I intend to press the first amendment to a division, as I believe it changes substantially what we had discussed. The Minister of State said "degree of dependency of the applicant" has now been deleted and has been substituted for "need for the applicant to be maintained in a nursing home". We have no idea who will decide what is meant by "the need for the applicant to be maintained in a nursing home", as that will come in a year's time. Any right-thinking Member of the House would need to oppose the amendment, as we have no idea what it means.

I do not think it does the health service any justice if people keep knocking it all the time.

I object to that. The Minister of State should talk about the legislation and not make such comments. The legislation is totally wrong.

I have listened and the Deputy should let me make a few comments.

The Minister of State should be allowed to speak.

I will not stand here and pretend that everything is fine in the health service. Difficulties exist.

What is the Minister of State saying? He has just contradicted himself.

I appreciate the Opposition has a job to do in pointing out areas where difficulties exist. I am not referring specifically to what the Deputy said in his contribution. In general, for some time we have heard continual knocking of the health service. The majority of people who avail of our health service have a pleasant experience. The difficulties are being addressed. Perhaps in some cases results are not being achieved as quickly as people would like. It is not fair on the people working in the health service to see newspaper reports and hear reports on the news or radio shows, in which people continually knock what they do. Ultimately these people make a contribution and try to do their best to improve the service and provide a level of health service care for their colleagues in the community. There is no real appreciation of what they do.

We did not make a number of changes at Christmas and that is why we have tabled some of these amendments. When the scheme was introduced in 1993, it was not intended that it was to cover the cost of the care. It was to assist in funding the cost of care. It is now proposed to eliminate the three rates and have one rate of €300. We have discussed the subvention scheme and nobody said it was not without its faults, including me.

Assessing the family home was introduced in the scheme in 1993 and despite many different Ministers occupying the seat in Hawkins House since then, it has not changed. What we are now introducing will only last until 31 December. On 1 January 2008 a new scheme will be in operation. There is no guarantee that the two Deputies who contributed today will have the responsibility to introduce that legislation. Regardless of what side we are on, if we are lucky enough to be returned to the House we will have an opportunity to contribute to that and to decide on the scheme to be introduced. We have studied the funding of long-term care upside down and inside out. The time has come to introduce a new scheme and we have indicated that we intend to introduce that legislation in the House in the autumn to take effect from 1 January 2008.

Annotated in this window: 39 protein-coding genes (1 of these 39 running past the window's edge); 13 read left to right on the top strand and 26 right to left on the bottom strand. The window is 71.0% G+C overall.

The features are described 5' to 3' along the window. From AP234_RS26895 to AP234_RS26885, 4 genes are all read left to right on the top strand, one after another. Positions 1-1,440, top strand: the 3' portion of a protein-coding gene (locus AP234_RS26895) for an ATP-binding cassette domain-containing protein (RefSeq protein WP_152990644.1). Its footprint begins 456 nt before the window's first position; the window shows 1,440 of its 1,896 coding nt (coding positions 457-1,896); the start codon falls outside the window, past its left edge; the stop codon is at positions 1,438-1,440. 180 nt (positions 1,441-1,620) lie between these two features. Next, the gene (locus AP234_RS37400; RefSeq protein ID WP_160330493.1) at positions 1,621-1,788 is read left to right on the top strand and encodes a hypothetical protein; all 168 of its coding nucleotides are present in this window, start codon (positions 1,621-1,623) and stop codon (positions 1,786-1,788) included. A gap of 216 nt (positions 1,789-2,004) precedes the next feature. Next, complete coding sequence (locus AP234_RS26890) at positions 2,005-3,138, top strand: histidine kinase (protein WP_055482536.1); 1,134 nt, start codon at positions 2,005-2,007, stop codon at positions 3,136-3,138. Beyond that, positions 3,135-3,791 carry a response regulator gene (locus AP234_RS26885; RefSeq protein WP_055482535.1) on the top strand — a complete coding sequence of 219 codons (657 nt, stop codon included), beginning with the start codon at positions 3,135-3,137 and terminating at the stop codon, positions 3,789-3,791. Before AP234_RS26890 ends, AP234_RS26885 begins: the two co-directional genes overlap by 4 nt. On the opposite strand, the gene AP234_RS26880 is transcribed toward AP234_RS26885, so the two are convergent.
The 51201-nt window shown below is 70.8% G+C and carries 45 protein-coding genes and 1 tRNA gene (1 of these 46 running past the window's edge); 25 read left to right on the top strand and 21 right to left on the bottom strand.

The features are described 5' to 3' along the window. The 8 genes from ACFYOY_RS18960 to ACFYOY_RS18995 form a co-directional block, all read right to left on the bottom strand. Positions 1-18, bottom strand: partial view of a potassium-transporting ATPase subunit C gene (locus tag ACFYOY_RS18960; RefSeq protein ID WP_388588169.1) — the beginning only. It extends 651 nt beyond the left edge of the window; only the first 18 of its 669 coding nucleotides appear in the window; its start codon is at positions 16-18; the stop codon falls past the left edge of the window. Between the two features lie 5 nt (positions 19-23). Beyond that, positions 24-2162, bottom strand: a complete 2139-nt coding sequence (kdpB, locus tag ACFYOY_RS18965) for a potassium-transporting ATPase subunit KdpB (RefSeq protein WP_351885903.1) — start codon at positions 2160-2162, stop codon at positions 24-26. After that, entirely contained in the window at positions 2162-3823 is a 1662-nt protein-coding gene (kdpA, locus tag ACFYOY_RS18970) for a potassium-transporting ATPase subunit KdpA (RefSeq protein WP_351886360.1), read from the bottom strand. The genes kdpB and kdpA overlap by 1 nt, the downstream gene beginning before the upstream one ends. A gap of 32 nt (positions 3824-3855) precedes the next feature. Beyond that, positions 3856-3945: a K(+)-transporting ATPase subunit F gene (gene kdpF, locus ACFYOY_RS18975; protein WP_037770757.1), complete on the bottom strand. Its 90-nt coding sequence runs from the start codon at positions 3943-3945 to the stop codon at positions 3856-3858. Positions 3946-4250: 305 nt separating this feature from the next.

The Deputy's throwaway comments on cutbacks serve no purpose. I pointed out that an additional €85 million will be provided this year and that we expect an additional 2,000 people to benefit from the changes we will announce for this year alone. In the new scheme public and private will be treated in the same way. A number of measures are being taken to address the inappropriate use of beds. The investment we have made in home care packages will contribute significantly to resolving that issue. We have a history, which people accept, of people with an income contributing to the cost of the care. We do not ask them to pay for the total cost and that is what we are doing with the new scheme, a fair deal on nursing home care, to be introduced in the autumn.

This obviously represents the new way for Ministers and Ministers of State to react to criticisms from the Opposition. The Minister of State has accused us of criticising those who work in the health services. During a recent private Members debate a similar comment was made by the Minister of State, Deputy Brian Lenihan. I made it clear then that we do not criticise those who work in the health services. For instance, as with the doctors, nurses and everybody else in the health service, when I did my 10,000 or 12,000 consultations each year as a GP, I did not see myself as implementing Government policy. I looked after patients. Every nurse, physiotherapist, occupational therapist and cleaner within the hospital system sees himself or herself as doing a job to look after patients.